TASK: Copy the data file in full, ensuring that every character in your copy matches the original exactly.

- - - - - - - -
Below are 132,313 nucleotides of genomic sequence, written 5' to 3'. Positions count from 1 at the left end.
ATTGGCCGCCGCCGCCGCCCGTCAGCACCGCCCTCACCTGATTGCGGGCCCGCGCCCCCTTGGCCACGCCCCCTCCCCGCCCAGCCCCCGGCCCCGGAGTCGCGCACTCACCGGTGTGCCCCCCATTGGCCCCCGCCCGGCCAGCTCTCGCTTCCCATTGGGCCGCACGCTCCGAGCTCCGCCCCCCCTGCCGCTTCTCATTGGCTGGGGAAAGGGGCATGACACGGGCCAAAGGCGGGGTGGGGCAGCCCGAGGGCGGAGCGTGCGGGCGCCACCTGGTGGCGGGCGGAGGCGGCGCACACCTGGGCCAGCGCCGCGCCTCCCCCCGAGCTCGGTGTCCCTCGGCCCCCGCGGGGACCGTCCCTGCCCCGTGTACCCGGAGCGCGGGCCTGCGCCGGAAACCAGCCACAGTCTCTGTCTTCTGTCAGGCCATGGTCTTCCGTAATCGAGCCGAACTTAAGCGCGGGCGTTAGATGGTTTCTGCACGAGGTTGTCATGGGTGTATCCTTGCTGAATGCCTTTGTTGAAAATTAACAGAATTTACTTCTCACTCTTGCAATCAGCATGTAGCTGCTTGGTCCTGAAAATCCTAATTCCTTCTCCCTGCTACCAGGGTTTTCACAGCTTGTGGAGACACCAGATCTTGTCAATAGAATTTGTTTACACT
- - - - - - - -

Below are 132,313 nucleotides of genomic sequence, written 5' to 3'. Positions count from 1 at the left end.
ATTGGCCGCCGCCGCCGCCCGTCAGCACCGCCCTCACCTGATTGCGGGCCCGCGCCCCCTTGGCCACGCCCCCTCCCCGCCCAGCCCCCGGCCCCGGAGTCGCGCACTCACCGGTGTGCCCCCCATTGGCCCCCGCCCGGCCAGCTCTCGCTTCCCATTGGGCCGCACGCTCCGAGCTCCGCCCCCCCTGCCGCTTCTCATTGGCTGGGGAAAGGGGCATGACACGGGCCAAAGGCGGGGTGGGGCAGCCCGAGGGCGGAGCGTGCGGGCGCCACCTGGTGGCGGGCGGAGGCGGCGCACACCTGGGCCAGCGCCGCGCCTCCCCCCGAGCTCGGTGTCCCTCGGCCCCCGCGGGGACCGTCCCTGCCCCGTGTACCCGGAGCGCGGGCCTGCGCCGGAAACCAGCCACAGTCTCTGTCTTCTGTCAGGCCATGGTCTTCCGTAATCGAGCCGAACTTAAGCGCGGGCGTTAGATGGTTTCTGCACGAGGTTGTCATGGGTGTATCCTTGCTGAATGCCTTTGTTGAAAATTAACAGAATTTACTTCTCACTCTTGCAATCAGCATGTAGCTGCTTGGTCCTGAAAATCCTAATTCCTTCTCCCTGCTACCAGGGTTTTCACAGCTTGTGGAGACACCAGATCTTGTCAATAGAATTTGTTTACACT